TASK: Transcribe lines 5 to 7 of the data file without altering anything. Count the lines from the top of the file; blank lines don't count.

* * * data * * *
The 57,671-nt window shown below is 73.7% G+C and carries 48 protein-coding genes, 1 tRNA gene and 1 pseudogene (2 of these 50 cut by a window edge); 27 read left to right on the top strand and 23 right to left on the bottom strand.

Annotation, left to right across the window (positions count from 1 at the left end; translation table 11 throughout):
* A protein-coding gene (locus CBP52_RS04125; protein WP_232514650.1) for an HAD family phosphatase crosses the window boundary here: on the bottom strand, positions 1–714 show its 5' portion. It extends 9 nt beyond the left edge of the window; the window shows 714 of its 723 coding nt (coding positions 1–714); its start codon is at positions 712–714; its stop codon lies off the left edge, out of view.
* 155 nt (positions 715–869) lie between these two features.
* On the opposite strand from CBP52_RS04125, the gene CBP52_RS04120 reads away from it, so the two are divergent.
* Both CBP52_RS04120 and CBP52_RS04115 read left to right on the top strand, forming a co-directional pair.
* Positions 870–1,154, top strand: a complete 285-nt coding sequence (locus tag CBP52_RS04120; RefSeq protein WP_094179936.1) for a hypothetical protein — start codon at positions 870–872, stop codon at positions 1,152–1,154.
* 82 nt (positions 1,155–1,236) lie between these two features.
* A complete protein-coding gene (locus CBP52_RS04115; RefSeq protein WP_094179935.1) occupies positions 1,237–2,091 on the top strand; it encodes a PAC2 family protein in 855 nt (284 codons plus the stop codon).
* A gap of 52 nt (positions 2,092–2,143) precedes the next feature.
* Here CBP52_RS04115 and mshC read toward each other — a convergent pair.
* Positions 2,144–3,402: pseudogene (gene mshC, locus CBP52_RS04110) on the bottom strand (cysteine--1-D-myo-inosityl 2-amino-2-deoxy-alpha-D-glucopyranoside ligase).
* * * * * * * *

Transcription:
* On the opposite strand from CBP52_RS04125, the gene CBP52_RS04120 reads away from it, so the two are divergent.
* Both CBP52_RS04120 and CBP52_RS04115 read left to right on the top strand, forming a co-directional pair.
* Positions 870–1,154, top strand: a complete 285-nt coding sequence (locus tag CBP52_RS04120; RefSeq protein WP_094179936.1) for a hypothetical protein — start codon at positions 870–872, stop codon at positions 1,152–1,154.